Oh, yes. My mother is an intellectual, a philologist. She used to make me read books I did not even understand - by Goethe, Blaise Pascal, Francis Bacon, etc. My classmates would read books far easier to understand, but my mother had this broad outlook on life. She gave her permission for me to study at the ballet school in Sofia right away, even though we lived in Plovdiv at the time, where I was brought up. I was in the capital by myself, I stayed in the dormitory of the art schools - it had these large 12-bed rooms located on two huge floors. The first floor was reserved for the girls and the second floor for the boys. I shared a room with 12 other boys who were anywhere from fourth to eleventh grade - from the ballet school, the school of music, the high school of arts. It was a very interesting experience, the boy sleeping to my right played the oboe and the boy to my left painted portraits. The boy to my left is now a famous artist, Nikolay Nikolaev. I have even posed for a portrait. “I'm playing The Rite of Spring by Stravinsky,” the oboe player, Evgeni, would tell me. And I would go: “Yeah, I can dance to that if you want me to, I can improvise something.” The only time I would see my parents was during spring break and summer vacations. I grew up with boys who were into other areas of art and that had a great impact on me. I never stopped being interested in fine arts, music… I picked up painting at some point around seventh or eighth grade, Nikolay was my teacher.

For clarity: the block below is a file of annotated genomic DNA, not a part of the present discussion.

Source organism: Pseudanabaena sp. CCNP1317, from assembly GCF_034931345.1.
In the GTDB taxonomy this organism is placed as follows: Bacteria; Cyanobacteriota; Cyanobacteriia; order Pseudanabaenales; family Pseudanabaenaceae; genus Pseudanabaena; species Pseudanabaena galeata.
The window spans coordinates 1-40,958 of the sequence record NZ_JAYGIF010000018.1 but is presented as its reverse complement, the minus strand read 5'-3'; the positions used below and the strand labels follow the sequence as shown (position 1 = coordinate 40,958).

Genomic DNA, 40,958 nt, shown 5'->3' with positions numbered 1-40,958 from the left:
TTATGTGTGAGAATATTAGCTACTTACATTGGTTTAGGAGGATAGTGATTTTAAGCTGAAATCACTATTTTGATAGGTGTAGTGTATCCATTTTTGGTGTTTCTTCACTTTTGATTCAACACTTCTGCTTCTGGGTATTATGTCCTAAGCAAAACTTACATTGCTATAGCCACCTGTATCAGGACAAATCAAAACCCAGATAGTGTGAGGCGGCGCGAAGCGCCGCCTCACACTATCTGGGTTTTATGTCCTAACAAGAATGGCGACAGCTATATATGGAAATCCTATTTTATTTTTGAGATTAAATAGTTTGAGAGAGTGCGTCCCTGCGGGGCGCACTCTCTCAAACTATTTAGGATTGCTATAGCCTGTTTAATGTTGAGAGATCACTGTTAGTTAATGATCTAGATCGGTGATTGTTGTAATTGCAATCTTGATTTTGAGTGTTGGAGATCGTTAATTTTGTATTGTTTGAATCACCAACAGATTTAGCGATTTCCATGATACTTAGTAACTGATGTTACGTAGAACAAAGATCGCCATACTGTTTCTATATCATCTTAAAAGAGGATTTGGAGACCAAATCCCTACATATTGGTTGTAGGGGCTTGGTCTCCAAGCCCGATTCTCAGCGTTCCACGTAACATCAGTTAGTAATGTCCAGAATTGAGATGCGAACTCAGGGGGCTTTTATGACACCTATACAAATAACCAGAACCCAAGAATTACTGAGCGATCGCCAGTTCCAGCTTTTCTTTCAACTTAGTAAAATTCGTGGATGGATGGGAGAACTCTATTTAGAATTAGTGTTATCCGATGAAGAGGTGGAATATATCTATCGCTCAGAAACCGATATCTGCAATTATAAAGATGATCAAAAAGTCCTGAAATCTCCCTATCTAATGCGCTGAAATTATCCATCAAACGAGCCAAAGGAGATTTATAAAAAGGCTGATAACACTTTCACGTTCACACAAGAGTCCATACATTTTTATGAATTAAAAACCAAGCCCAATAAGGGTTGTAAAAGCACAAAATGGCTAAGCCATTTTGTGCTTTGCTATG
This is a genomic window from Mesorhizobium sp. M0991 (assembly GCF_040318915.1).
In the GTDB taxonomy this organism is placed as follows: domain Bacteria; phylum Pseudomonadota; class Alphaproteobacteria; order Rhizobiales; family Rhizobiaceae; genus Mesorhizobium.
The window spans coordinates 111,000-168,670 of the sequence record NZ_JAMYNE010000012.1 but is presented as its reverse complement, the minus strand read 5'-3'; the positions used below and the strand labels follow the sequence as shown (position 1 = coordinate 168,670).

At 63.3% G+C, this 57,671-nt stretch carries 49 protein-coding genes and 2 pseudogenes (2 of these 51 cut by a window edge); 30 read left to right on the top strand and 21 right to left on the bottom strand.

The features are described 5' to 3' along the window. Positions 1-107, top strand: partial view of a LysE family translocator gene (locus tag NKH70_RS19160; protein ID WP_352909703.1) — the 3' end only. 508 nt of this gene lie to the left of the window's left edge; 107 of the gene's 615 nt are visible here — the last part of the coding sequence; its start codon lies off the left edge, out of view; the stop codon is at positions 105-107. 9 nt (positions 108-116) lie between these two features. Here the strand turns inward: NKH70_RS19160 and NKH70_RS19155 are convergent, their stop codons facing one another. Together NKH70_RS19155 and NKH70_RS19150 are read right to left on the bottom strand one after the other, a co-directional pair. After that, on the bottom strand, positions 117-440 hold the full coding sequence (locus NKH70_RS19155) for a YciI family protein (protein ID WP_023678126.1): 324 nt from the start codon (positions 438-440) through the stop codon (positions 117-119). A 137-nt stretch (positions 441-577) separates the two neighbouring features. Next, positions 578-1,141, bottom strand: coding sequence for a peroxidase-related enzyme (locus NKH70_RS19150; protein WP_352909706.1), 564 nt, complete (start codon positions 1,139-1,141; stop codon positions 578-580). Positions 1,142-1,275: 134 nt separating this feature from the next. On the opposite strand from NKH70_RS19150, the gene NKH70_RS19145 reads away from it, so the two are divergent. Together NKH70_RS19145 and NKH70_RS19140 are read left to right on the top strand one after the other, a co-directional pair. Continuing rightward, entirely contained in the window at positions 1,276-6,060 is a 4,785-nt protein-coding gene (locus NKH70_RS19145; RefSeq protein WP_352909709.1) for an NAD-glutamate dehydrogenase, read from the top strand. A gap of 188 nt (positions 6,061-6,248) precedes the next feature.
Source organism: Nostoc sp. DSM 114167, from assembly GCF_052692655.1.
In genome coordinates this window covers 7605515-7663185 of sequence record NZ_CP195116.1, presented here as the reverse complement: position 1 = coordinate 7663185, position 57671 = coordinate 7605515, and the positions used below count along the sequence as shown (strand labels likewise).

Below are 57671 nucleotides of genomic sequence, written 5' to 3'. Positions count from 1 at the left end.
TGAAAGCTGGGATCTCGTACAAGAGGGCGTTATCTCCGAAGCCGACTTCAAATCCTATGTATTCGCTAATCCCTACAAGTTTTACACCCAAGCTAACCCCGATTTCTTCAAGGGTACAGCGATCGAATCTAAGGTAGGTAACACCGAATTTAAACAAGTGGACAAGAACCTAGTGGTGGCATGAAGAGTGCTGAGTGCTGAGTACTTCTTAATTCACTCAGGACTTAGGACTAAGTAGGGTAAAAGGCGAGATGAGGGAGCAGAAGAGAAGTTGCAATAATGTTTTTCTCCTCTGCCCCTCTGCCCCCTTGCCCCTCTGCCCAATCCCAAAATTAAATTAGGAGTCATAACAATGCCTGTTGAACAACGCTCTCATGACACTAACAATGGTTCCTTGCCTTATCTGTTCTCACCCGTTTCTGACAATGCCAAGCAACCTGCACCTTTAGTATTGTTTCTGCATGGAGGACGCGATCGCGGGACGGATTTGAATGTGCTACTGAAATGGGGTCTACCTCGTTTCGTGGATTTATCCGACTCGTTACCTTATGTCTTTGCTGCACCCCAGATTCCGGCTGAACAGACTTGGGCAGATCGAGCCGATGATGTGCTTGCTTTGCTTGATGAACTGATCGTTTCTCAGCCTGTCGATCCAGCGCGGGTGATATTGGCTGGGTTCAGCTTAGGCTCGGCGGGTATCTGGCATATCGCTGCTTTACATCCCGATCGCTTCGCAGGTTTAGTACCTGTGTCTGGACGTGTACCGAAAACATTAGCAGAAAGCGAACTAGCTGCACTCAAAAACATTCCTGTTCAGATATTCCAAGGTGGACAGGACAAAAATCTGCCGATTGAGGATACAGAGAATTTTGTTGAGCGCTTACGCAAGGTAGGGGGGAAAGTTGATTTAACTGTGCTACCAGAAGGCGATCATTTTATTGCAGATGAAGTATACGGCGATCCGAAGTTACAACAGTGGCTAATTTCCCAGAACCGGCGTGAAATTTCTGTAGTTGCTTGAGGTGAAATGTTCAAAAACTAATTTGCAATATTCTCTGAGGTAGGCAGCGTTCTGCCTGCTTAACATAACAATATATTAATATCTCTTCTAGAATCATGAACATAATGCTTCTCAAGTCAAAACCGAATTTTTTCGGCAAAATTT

It seems like a valuable time in your life, which taught you about independence, courage and discipline. Was that so?

That was what my mother told me when I had to take the train to Sofia for the first time that long-ago September in order to start fourth grade for a second time. “You have no choice but to manage on your own,” she said. It was good for me - I had to find ways to handle my problems with classmates and other people, to wash my own clothes, to do my homework. My parents thought it an achievement for me to move to a bigger city. But I had loftier ambitions - to go to another country, on a continent different than Europe. Nowadays, an achievement would be to go to another planet - Mars, the Moon. Aspirations change along with human progress.

What made you decide to study philosophy after ballet school?

My mother used to inundate me with various books that were meant for people older than me. Interestingly enough, I still remember some maxims by Blaise Pascal. Philosophy is the science of sciences and the thought of all thoughts. It is the field of study best encompassing different issues. Philosophy was my number one choice at university. I did distance learning while dancing with the Ballet Arabesque dance company. My time was spent in the “Bermuda golden triangle”: from Ballet Arabesque at the Musical Theatre - to the National Library - to Sofia University. Three closely located buildings on three different intersections of the same street. The logistics were pretty convenient for me.